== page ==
Health advocacy and health politics don’t often go hand-in-hand.
After a heavy duty first half of the year budgeting and lobbying for Kootenay Boundary Regional Hospital’s emergency improvements – then committing $6.3 million toward the $17 million project – the regional board recently returned to the table after a three-month hiatus.
Taxpayer costs and responsibilities remained front and center, especially after the board funded 100 per cent of the planning costs for Arrow Lakes Hospital upgrades then were stonewalled by the Interior Health Authority (IHA).
“There has been some frustration and a bit of a disconnect between our board, IHA and the Ministry of Health,” began Kathy Moore, Rossland mayor and district director.
“About two years ago our board determined that the Arrow Lakes Hospital project was our number one priority but we could not get the project to move forward with the province.”
She couldn’t recall if the Arrow Lakes project was on the ministry’s priority list at that time.
“This was annoying,” she pointed out.
“Because it seems pretty basic that the people in the various regions would have the best insight into the needs of the hospital district and should be consulted and seriously listened to when it comes to priority setting.”
To get wheels rolling for the Nakusp hospital, instead of funding the usual 40 per cent, the West Kootenay-Boundary Regional Hospital District board authorized a 100 per cent contribution for the cost of planning documents.
“This was accepted and the initial planning work was done at a cost of $100, 000 if memory serves me,” Moore said. “At the last meeting (Oct. 25), the planning work was presented and a price tag of a bit over $2 million was presented for the project – this is small potatoes relative to other projects around the province.”
With the planning funded 100 per cent by taxpayers, the 30-member board reasonably questioned IHA, “When will the actual project get underway?”
Moore says the board was willing to authorize its 40 per cent contribution on the spot.
“We were met with an uncomfortable silence,” she emphasized. “It actually was not on any action list with a commencement date or construction timeline.”
It was then suggested the project could begin right away if the board was willing to pay for 100 per cent of the project.
“This rubbed the board the wrong way,” Moore told the Trail Times.
“First off, it’s important to remember that health care is not a local government responsibility,” she stressed. “Personally, it has always irked me that we are expected to pay 40 per cent of capital expenses at all. Not only that, but the definition of what is capital versus operational costs has gotten a bit fuzzy too.”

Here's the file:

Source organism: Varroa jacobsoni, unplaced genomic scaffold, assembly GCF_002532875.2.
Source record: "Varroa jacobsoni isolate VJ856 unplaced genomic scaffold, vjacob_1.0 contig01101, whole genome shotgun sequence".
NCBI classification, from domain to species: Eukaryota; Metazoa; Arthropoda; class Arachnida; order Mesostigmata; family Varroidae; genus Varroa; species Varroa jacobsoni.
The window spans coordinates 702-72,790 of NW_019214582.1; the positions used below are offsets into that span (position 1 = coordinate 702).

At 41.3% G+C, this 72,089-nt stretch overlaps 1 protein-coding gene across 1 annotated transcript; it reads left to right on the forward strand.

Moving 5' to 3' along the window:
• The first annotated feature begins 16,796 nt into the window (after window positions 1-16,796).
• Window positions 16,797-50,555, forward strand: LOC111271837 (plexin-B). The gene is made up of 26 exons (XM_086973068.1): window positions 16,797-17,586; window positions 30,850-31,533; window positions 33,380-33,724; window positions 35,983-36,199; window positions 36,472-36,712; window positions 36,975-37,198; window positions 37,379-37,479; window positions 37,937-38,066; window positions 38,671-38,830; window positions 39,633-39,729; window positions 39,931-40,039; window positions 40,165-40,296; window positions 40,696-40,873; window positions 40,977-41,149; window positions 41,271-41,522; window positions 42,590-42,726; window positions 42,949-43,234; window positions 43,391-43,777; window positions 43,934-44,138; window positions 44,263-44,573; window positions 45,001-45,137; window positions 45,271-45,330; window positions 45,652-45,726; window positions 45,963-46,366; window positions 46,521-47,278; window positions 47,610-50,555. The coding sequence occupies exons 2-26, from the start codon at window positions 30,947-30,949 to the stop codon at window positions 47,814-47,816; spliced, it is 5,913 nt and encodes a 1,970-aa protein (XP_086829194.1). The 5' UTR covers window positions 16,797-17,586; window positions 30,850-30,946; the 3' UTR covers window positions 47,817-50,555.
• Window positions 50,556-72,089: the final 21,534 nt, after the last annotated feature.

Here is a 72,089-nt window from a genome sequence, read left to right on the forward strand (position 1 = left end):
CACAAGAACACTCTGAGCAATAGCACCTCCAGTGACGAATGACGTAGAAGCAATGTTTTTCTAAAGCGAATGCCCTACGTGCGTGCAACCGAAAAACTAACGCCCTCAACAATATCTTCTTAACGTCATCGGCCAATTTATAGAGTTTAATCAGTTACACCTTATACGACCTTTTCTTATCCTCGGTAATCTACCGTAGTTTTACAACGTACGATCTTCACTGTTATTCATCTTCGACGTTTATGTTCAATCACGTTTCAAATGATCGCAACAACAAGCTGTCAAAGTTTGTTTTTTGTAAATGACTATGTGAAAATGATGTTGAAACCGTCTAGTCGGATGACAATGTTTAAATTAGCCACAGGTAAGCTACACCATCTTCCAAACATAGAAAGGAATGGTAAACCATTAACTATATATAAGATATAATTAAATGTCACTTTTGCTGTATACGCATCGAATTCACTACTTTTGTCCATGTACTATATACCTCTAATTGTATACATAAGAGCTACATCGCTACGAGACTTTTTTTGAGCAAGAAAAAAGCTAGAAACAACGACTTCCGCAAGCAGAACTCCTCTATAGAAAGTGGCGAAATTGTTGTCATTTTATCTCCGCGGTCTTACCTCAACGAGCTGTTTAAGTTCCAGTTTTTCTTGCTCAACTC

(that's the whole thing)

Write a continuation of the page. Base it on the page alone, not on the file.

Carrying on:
Moore says the directors heard of other projects that move forward within IHA because boards are funding them 100 per cent.
“This is offensive to us because the delivery of health infrastructure improvements appears to now be partially determined by ability to pay,” she said.
“Our hospital board in rural B.C. does not have the financial resources of a larger urban center. If this becomes a bidding war, we will lose and continue to fall farther behind.”
This latest impropriety led to a firm directive for district staff to contact other Regional Hospital Districts and stakeholders “to establish a framework for discussion on changing the funding level that Regional Hospital Districts have historically been responsible for.”
Within the current Hospital District Act, there is no mandated cost-sharing formula per se.
“It’s just been the norm to get things done,” said Moore, mentioning a point was made that in certain instances, other hospital districts contributed less, about 20 per cent, toward capital projects.
”It seems as though it’s a ‘suggested amount’ but commonly ‘offered,’” she said. “Much like when you see a ‘suggested donation’ for a charity event but in the case of hospital capital projects, if the board doesn’t come up with the money, the project just might not happen.”
Moore says she has no idea how this ‘custom” came to be.
“I understand that the ministry has its own financial pressures,” she said. “But, speaking on my behalf and not on behalf of the board, this still feels gently extortionist to me.”
The situation with the Arrow Lakes Hospital is perhaps the straw that broke the camel’s back.
“Health care in rural areas needs to be re-thought,” Moore continued. “Expecting local government to cover even more of the costs is unconscionable.
“But we are being held over the barrel on the issue,” she added.
“If we don’t pay, 40 per cent or more, we might not get the upgrades we need.”
Canada’s healthcare system is “universal,” meaning everyone has a right to good, quality health care even if they don’t live in a major metro area.
“We don’t expect to have specialists everywhere, we are willing to travel for that sort of care, and we are pragmatic after all, but basic services should be provided,” Moore concluded.
“The improvements to the Arrow Lakes Hospital are primarily for their emergency room – that’s about as basic as you can get.”